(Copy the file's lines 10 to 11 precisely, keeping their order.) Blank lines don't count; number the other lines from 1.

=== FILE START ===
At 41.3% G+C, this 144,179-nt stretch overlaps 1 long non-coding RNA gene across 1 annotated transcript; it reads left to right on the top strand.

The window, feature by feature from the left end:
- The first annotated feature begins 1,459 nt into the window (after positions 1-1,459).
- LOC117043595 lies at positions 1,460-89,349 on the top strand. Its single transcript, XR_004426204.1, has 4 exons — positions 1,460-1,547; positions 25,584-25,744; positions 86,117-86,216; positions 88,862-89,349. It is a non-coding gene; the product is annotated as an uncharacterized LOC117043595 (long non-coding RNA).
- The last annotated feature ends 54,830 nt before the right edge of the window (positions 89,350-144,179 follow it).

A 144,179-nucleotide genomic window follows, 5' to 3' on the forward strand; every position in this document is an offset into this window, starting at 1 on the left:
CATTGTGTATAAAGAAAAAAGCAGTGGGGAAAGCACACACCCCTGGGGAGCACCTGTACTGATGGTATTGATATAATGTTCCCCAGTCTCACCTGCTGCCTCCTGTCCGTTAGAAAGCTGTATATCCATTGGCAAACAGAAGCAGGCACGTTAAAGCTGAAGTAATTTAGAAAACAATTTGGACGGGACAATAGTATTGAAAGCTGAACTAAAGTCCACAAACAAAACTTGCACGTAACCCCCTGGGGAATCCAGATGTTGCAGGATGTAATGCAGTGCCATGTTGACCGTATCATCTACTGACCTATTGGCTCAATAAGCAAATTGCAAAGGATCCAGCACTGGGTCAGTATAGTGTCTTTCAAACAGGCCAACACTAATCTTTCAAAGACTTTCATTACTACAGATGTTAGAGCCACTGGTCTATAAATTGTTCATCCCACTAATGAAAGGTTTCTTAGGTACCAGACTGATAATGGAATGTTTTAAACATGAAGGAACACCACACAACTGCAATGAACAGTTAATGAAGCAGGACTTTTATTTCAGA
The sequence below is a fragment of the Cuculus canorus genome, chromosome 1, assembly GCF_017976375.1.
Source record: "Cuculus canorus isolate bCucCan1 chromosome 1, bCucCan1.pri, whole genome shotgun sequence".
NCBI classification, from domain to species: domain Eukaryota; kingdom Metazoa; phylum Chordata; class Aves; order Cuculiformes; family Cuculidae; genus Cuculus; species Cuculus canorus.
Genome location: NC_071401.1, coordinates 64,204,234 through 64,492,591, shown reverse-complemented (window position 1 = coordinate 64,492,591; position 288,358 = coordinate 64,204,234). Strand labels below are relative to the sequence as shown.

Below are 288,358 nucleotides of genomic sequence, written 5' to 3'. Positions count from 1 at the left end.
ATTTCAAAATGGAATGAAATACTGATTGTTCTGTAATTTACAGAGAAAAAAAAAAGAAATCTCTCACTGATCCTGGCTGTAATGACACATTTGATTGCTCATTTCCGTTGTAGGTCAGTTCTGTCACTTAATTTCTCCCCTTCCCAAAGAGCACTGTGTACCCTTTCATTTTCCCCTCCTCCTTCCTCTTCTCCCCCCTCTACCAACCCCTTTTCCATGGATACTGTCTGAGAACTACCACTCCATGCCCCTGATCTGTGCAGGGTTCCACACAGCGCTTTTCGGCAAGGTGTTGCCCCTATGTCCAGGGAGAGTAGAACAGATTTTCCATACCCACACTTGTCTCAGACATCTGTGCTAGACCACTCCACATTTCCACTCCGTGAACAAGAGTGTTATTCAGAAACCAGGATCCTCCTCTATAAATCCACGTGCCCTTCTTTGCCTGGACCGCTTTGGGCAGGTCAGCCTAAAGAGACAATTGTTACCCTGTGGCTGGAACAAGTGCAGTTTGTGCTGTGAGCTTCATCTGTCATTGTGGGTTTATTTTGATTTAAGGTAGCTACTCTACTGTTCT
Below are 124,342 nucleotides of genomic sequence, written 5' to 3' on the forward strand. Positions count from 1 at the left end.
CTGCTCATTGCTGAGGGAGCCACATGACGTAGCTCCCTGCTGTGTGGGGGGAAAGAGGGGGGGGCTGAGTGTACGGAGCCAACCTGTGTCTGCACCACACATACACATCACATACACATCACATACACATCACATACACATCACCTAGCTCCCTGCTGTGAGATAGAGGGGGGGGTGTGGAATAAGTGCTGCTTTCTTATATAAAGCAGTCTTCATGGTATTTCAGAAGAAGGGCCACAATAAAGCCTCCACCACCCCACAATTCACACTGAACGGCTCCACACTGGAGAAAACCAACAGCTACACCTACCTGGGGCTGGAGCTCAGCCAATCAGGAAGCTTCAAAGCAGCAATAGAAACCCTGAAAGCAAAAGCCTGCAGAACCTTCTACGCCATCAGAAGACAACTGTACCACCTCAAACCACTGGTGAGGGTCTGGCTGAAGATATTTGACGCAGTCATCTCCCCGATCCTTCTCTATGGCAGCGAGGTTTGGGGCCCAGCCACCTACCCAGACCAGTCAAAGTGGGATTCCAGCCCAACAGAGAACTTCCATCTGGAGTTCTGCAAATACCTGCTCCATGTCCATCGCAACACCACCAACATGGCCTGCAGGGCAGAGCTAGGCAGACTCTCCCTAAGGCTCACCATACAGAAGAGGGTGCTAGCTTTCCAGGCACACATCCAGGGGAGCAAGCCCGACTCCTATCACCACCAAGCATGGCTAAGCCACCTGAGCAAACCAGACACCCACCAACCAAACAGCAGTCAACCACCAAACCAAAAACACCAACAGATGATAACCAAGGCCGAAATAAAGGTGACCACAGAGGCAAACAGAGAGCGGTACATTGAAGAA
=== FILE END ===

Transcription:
NCBI classification, from domain to species: domain Eukaryota; kingdom Metazoa; phylum Chordata; class Aves; order Cuculiformes; family Cuculidae; genus Cuculus; species Cuculus canorus.
Genome location: NC_071401.1, coordinates 64,204,234 through 64,492,591, shown reverse-complemented (window position 1 = coordinate 64,492,591; position 288,358 = coordinate 64,204,234). Strand labels below are relative to the sequence as shown.